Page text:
Hi, I'm Hulda, originally Finnish but now living in the suburbs of Reykjavík. I'm here to help you in any way I can if you're considering learning Icelandic. Nice to meet you!


  1. Cristina:

    Thanks for the post, useful as always!

    However, as concerns the pronunciation of “ú”, I would suggest that you replace “look” in an example with “too” or better yet “who” or “coo”. That is because the “oo” in look, cook, took, book, and the likes of that sounds closer to “u” in Icelandic(or a short ‘u’ in phonetic English).

    Cristina, the ultimate beginner in Icelandic 🙂

    • hulda:

      @Cristina Thank you for the nice comment and the correction! I’ve edited the post with your examples of the sound instead, I agree that those are much better. 🙂

  2. Liv:

    I struggle so much with the I/Í and Y/Ý. I’m not really at expert level on the others either, but they are easier for a Norwgian. The I and Y ones I can barely separate from each other.

    • hulda:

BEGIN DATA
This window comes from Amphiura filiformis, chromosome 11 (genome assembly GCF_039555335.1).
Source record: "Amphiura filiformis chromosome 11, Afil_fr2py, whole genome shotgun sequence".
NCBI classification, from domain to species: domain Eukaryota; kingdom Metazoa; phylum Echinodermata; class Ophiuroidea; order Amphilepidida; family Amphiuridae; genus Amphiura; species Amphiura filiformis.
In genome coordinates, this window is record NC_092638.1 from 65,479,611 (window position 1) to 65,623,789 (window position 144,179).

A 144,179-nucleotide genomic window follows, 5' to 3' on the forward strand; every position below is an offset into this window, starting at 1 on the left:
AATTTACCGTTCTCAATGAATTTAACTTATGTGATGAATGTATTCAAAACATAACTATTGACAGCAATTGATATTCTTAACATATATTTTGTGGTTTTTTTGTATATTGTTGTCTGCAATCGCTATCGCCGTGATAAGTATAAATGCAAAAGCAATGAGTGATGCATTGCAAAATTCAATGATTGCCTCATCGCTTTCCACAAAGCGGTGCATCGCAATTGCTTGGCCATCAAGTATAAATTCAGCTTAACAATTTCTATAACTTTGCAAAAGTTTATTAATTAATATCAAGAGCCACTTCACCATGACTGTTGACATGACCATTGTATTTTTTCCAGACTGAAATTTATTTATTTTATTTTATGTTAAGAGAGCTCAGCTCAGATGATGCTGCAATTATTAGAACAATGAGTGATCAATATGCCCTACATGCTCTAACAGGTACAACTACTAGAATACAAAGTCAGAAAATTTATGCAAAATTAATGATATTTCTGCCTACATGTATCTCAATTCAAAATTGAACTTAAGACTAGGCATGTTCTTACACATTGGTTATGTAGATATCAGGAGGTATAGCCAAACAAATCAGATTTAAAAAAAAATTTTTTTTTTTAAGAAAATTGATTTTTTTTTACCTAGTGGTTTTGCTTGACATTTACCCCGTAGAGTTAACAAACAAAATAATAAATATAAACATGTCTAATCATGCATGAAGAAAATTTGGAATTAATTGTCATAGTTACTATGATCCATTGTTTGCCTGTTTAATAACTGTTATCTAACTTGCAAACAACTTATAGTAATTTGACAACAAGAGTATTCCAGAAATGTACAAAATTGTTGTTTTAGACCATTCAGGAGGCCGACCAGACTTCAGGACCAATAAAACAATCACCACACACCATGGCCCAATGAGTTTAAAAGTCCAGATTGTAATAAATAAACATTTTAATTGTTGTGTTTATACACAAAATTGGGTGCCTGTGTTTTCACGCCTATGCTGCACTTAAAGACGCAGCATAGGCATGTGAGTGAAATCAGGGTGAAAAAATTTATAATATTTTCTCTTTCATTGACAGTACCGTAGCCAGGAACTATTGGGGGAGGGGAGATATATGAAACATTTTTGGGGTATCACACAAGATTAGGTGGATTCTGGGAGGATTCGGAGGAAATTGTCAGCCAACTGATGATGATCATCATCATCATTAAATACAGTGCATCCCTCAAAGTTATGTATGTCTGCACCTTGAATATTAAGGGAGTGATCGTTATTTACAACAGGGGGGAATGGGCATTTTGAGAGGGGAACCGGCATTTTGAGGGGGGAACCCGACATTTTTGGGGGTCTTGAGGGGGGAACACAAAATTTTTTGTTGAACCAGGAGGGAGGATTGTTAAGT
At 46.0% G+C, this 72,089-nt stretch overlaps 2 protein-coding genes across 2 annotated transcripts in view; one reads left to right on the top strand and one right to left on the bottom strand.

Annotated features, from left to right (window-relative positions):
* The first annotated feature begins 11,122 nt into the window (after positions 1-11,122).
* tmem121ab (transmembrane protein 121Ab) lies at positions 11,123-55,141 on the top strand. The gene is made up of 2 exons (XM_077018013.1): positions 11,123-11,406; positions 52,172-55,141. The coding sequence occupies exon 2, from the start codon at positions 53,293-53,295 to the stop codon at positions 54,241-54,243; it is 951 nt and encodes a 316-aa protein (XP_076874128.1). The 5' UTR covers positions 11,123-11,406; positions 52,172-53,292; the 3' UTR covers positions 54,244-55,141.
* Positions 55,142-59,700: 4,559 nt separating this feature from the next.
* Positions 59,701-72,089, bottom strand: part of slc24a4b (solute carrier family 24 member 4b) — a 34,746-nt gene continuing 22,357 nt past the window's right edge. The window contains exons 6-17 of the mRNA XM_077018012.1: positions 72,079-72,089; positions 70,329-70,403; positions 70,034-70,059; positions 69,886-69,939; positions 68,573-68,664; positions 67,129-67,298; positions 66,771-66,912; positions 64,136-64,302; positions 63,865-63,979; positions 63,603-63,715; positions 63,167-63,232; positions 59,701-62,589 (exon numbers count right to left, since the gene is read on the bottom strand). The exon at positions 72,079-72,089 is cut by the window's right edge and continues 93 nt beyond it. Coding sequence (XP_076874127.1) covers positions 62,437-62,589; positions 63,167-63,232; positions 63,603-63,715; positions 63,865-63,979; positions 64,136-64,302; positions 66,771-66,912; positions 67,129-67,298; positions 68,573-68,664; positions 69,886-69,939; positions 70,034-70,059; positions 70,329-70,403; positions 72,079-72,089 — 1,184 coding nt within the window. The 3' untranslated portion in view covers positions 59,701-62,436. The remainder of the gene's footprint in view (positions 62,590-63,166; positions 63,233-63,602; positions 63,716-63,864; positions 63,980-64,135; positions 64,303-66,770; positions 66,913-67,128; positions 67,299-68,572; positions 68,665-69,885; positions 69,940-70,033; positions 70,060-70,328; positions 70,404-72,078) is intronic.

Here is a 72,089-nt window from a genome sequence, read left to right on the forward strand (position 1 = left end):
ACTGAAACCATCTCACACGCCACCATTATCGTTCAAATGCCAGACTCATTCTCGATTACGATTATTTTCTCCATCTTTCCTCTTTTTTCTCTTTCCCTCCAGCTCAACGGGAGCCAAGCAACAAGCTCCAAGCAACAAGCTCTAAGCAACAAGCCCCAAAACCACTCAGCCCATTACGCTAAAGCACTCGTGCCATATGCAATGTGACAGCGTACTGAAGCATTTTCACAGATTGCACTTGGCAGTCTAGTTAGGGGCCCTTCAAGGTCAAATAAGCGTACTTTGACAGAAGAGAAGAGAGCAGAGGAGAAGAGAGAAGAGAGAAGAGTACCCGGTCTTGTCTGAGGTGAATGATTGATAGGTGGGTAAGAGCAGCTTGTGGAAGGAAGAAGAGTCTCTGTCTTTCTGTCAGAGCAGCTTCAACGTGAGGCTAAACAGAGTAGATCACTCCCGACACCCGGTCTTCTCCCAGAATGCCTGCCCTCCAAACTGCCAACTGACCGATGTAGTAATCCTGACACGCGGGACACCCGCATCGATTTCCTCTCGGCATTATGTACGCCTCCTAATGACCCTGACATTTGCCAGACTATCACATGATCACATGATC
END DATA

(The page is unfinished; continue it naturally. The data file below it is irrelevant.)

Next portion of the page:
@Liv Haha, we all do! 😀

      You made an interesting point there; everyone’s mother tongue does indeed have a strong influence on which part of a new language’s pronunciation rules we find easy and which part difficult. I’m from Finland, so for me rolling the r is no problem at all, but f.ex. combining together a þ/h and a v… whoo boy! I’m still struggling to get the words “hvítur” and “því” out correctly.

      • Liv:

        @hulda I think it’s hard to roll the r’s enough too… Really have to practice to speak “hard” enough 🙂

  3. Cristina:

    I’d say the i/í issue is fairly simple for speakers of English. Although I am no expert in pronouncing the “i” in Icelandic, the way I hear it is as follows:

    í = long i, as Hulda correctly pointed out, like in “feel”.
    i = short i, like in “fill”, “big”, “bit”

    Also for instance: sheep (í) vs. ship (i).

    Hope this helps.

    • hulda:

      @Cristina I’m afraid it’s not quite like that: for example in the word “fíll” the í is not long. Í and i (and ý and y) just are pronounced differently, and I’d say it’s difficult for nearly all foreign language learners.

      Whether a vowel is pronounced long or short depends more on the structure of the word: I think I’ll make a post regarding this at some point along the pronunciation series.

      • Liv:

        @hulda The way I hear it the Í and Ý are sharper, and I and Y are rounder, if you understand. I can hear it in a pronounciation guide when it’s exaggerated, but it’s very hard to tell them apart in normal conversation, not to mention manage to pronounce it correct myself… :-S